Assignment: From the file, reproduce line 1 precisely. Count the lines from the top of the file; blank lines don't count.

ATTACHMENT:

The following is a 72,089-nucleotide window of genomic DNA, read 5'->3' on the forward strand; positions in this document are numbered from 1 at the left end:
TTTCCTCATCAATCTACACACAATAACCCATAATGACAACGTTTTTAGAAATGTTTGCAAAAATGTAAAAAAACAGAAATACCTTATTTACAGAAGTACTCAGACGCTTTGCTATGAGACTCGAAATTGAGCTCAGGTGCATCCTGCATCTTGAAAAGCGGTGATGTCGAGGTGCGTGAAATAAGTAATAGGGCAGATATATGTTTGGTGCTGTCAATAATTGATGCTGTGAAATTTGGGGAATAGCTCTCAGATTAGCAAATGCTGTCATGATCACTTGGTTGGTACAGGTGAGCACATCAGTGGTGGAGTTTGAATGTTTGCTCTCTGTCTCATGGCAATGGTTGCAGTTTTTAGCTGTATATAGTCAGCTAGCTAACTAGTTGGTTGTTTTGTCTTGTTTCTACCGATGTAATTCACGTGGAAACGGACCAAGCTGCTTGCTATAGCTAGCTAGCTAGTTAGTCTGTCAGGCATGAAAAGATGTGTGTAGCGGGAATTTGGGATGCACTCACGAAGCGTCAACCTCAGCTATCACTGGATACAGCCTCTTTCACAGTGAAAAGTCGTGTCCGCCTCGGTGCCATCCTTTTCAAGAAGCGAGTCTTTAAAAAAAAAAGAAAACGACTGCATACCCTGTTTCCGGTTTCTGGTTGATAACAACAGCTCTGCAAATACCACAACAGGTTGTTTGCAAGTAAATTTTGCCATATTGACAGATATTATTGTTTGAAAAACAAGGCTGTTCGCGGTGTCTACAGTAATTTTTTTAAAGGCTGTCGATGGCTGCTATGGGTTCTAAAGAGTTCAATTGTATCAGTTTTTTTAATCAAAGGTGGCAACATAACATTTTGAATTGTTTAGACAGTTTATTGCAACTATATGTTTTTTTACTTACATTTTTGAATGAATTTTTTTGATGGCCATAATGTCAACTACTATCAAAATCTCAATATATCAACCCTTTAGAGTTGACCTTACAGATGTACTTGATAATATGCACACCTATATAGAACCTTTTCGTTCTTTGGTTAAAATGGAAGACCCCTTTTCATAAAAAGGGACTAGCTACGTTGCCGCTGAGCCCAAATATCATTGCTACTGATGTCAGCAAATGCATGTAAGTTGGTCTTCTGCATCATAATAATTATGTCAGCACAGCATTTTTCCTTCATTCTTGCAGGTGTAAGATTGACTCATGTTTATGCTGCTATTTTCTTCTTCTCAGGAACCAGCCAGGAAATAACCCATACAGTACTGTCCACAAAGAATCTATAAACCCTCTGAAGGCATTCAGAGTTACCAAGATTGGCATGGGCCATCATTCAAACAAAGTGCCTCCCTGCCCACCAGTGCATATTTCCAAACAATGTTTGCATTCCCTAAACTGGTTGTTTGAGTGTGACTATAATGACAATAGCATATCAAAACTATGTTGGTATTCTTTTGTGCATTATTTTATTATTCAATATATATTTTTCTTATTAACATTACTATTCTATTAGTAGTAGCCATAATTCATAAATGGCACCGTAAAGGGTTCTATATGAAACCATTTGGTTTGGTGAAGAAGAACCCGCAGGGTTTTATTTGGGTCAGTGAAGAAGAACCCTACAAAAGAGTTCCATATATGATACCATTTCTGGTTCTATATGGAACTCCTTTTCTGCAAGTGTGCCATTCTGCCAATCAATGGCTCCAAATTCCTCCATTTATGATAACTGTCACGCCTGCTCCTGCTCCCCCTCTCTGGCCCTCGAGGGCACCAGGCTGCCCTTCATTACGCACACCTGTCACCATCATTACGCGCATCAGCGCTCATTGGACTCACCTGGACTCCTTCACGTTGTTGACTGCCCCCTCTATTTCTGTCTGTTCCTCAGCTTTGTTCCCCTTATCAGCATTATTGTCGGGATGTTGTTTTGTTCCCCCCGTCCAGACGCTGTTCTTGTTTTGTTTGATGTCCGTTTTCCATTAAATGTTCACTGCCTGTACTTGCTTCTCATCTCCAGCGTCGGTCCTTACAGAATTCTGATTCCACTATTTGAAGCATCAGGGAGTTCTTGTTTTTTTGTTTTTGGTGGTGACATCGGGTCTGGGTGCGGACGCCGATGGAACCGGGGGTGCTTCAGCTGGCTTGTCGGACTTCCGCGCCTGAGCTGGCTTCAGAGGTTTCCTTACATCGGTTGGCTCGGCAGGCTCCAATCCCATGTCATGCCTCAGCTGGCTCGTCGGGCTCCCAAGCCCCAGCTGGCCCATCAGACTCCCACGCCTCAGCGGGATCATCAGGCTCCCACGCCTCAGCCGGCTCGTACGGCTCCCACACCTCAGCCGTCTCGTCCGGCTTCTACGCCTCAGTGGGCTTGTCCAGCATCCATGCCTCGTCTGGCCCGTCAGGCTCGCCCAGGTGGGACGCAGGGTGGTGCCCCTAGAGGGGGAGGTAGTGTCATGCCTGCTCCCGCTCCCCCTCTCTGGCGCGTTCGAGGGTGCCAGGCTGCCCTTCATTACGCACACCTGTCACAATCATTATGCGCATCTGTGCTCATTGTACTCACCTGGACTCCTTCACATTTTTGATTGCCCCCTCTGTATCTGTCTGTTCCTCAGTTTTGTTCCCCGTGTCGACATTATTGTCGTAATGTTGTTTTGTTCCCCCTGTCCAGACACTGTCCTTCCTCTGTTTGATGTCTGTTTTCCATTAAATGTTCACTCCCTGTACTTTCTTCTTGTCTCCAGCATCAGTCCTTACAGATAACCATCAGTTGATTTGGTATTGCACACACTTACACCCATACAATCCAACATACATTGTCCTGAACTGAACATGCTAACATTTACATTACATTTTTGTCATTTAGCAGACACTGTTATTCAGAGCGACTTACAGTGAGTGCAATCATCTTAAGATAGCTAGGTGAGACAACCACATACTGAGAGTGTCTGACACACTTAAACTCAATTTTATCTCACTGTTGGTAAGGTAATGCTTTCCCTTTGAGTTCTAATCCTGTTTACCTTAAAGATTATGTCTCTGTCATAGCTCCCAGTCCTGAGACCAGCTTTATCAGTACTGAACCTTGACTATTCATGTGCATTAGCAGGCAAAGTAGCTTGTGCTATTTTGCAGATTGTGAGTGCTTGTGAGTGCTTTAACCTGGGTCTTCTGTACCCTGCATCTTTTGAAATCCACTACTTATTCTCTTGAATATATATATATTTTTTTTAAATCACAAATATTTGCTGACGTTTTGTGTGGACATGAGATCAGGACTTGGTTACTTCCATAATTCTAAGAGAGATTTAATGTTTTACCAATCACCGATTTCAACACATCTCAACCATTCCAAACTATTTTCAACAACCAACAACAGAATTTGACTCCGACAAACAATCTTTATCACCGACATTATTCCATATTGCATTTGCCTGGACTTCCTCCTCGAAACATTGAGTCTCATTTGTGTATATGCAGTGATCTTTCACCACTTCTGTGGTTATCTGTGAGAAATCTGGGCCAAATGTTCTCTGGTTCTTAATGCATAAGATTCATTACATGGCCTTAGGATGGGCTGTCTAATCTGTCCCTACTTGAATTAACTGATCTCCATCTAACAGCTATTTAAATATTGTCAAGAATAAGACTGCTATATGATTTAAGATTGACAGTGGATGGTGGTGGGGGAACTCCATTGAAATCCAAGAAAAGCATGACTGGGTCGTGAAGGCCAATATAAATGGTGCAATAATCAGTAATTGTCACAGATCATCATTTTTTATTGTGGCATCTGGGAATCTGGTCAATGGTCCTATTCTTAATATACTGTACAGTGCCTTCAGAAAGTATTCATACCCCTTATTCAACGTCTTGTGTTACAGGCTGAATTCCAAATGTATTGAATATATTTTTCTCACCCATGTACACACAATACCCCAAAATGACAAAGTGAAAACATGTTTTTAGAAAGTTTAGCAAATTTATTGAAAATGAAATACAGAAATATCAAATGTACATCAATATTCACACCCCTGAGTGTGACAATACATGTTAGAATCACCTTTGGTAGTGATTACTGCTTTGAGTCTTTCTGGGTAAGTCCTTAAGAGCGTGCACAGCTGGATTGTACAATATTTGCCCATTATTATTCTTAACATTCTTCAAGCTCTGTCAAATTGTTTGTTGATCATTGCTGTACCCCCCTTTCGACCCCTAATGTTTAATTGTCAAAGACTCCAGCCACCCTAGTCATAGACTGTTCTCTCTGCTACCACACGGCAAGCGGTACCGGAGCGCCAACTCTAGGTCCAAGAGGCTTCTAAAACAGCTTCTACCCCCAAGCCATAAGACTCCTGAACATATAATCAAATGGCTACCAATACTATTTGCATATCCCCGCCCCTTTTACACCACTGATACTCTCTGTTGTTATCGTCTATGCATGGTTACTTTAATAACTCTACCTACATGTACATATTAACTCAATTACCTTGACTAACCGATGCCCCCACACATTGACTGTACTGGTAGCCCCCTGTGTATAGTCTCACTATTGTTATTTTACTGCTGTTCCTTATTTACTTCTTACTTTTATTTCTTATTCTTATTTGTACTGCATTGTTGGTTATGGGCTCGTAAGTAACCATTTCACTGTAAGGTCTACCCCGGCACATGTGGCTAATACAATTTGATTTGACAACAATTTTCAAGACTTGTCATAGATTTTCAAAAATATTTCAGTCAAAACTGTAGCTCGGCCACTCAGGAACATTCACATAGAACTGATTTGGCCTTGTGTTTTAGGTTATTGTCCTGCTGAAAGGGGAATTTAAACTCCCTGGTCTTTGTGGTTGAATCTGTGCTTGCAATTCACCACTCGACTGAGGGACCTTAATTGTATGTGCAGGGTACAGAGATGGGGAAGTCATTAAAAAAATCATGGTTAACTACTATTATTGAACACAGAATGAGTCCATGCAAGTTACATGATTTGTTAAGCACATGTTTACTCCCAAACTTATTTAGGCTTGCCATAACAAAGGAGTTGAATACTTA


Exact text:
The following is a 72,089-nucleotide window of genomic DNA, read 5'->3' on the forward strand; positions in this document are numbered from 1 at the left end: